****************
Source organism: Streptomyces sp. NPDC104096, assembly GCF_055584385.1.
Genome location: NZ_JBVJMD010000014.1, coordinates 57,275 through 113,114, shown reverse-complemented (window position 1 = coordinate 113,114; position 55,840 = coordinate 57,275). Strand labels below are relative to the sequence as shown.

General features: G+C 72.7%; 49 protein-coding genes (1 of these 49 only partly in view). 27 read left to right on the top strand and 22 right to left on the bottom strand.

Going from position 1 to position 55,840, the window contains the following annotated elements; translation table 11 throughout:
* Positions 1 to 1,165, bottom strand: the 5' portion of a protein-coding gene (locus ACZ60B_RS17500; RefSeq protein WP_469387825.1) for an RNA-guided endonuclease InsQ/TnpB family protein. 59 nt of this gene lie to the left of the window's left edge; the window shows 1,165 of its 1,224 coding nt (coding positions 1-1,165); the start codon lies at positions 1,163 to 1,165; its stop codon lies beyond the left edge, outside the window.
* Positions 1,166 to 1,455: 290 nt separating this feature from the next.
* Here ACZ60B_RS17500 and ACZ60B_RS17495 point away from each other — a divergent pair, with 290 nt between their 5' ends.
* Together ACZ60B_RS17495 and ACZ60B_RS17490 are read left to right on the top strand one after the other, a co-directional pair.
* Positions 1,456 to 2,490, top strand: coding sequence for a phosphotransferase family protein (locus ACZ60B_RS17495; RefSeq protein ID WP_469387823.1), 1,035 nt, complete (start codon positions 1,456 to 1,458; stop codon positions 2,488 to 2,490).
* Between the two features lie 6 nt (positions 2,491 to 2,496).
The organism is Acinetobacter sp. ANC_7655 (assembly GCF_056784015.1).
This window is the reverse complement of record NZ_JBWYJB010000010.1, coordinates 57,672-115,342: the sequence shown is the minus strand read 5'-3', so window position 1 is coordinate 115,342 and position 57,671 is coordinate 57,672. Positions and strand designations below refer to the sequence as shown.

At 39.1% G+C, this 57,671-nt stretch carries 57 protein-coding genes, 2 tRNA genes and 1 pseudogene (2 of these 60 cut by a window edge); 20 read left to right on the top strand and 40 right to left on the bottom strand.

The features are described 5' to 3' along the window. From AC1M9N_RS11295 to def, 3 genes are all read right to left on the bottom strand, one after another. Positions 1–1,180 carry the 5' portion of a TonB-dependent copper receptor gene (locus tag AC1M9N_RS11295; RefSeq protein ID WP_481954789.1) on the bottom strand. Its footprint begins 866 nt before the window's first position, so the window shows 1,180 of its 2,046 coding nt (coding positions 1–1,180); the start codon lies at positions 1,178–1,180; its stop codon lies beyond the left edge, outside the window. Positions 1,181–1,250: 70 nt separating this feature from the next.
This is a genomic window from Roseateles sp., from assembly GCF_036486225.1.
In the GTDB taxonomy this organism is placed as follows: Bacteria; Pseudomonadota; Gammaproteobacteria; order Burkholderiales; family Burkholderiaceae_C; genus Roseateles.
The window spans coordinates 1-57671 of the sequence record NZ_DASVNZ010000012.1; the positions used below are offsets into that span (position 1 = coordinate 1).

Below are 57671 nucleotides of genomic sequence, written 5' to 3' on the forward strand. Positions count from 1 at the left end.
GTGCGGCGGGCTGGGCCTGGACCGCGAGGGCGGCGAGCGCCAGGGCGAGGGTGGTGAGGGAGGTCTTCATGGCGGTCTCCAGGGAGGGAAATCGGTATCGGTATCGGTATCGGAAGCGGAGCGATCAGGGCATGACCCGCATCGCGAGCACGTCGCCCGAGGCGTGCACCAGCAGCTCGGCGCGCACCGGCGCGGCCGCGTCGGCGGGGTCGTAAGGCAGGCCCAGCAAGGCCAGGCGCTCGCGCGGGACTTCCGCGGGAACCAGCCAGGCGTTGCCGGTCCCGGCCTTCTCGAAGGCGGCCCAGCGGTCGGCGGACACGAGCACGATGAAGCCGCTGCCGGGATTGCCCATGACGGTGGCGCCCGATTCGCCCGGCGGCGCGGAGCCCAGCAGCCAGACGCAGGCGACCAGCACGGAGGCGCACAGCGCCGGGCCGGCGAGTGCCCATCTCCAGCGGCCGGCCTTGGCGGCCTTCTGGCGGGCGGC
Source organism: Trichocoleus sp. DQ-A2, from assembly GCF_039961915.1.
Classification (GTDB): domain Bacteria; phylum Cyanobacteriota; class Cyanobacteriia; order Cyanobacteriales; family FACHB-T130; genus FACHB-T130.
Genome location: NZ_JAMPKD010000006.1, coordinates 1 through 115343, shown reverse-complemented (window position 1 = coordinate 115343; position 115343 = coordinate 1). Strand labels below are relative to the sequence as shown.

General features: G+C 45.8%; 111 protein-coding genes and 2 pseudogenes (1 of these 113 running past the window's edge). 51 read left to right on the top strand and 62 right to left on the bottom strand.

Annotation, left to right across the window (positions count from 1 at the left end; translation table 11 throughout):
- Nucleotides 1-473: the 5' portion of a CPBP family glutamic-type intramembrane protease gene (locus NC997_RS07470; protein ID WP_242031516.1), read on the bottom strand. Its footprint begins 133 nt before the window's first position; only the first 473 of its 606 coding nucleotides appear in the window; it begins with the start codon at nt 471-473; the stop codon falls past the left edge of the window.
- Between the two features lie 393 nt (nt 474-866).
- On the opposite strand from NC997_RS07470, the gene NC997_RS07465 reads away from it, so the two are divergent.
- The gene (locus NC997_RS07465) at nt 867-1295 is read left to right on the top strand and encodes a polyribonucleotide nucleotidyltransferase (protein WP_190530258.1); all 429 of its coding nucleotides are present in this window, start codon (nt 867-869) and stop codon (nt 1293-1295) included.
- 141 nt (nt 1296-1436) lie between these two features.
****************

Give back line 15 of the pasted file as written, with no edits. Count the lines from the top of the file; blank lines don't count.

This is a genomic window from Roseateles sp., from assembly GCF_036486225.1.